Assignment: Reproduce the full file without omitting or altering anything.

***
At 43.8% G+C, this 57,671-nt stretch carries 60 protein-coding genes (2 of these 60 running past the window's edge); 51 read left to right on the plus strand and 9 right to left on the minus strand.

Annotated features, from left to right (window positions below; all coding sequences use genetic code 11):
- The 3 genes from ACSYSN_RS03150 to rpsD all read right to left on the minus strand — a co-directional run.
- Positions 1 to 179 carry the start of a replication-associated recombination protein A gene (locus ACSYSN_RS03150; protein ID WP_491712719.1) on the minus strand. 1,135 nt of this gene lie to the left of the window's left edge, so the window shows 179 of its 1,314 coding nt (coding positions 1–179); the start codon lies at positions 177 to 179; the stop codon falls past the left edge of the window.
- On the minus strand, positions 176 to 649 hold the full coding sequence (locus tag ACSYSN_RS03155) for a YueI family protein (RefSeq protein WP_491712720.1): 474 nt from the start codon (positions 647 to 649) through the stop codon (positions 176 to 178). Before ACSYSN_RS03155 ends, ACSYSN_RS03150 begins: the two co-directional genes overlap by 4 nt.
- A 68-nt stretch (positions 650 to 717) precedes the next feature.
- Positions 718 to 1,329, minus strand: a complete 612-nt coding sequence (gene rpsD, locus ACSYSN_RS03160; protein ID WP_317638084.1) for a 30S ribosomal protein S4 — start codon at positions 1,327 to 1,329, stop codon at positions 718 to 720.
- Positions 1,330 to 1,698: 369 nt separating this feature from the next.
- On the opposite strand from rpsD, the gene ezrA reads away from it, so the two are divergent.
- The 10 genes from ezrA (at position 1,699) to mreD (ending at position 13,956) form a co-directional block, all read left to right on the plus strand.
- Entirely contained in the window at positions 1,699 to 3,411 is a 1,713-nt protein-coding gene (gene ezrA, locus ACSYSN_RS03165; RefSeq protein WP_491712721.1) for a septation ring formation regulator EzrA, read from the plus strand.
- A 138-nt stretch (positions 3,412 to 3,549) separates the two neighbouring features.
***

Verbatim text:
At 43.8% G+C, this 57,671-nt stretch carries 60 protein-coding genes (2 of these 60 running past the window's edge); 51 read left to right on the plus strand and 9 right to left on the minus strand.

Annotated features, from left to right (window positions below; all coding sequences use genetic code 11):
- The 3 genes from ACSYSN_RS03150 to rpsD all read right to left on the minus strand — a co-directional run.
- Positions 1 to 179 carry the start of a replication-associated recombination protein A gene (locus ACSYSN_RS03150; protein ID WP_491712719.1) on the minus strand. 1,135 nt of this gene lie to the left of the window's left edge, so the window shows 179 of its 1,314 coding nt (coding positions 1–179); the start codon lies at positions 177 to 179; the stop codon falls past the left edge of the window.
- On the minus strand, positions 176 to 649 hold the full coding sequence (locus tag ACSYSN_RS03155) for a YueI family protein (RefSeq protein WP_491712720.1): 474 nt from the start codon (positions 647 to 649) through the stop codon (positions 176 to 178). Before ACSYSN_RS03155 ends, ACSYSN_RS03150 begins: the two co-directional genes overlap by 4 nt.
- A 68-nt stretch (positions 650 to 717) precedes the next feature.
- Positions 718 to 1,329, minus strand: a complete 612-nt coding sequence (gene rpsD, locus ACSYSN_RS03160; protein ID WP_317638084.1) for a 30S ribosomal protein S4 — start codon at positions 1,327 to 1,329, stop codon at positions 718 to 720.
- Positions 1,330 to 1,698: 369 nt separating this feature from the next.
- On the opposite strand from rpsD, the gene ezrA reads away from it, so the two are divergent.
- The 10 genes from ezrA (at position 1,699) to mreD (ending at position 13,956) form a co-directional block, all read left to right on the plus strand.
- Entirely contained in the window at positions 1,699 to 3,411 is a 1,713-nt protein-coding gene (gene ezrA, locus ACSYSN_RS03165; RefSeq protein WP_491712721.1) for a septation ring formation regulator EzrA, read from the plus strand.
- A 138-nt stretch (positions 3,412 to 3,549) separates the two neighbouring features.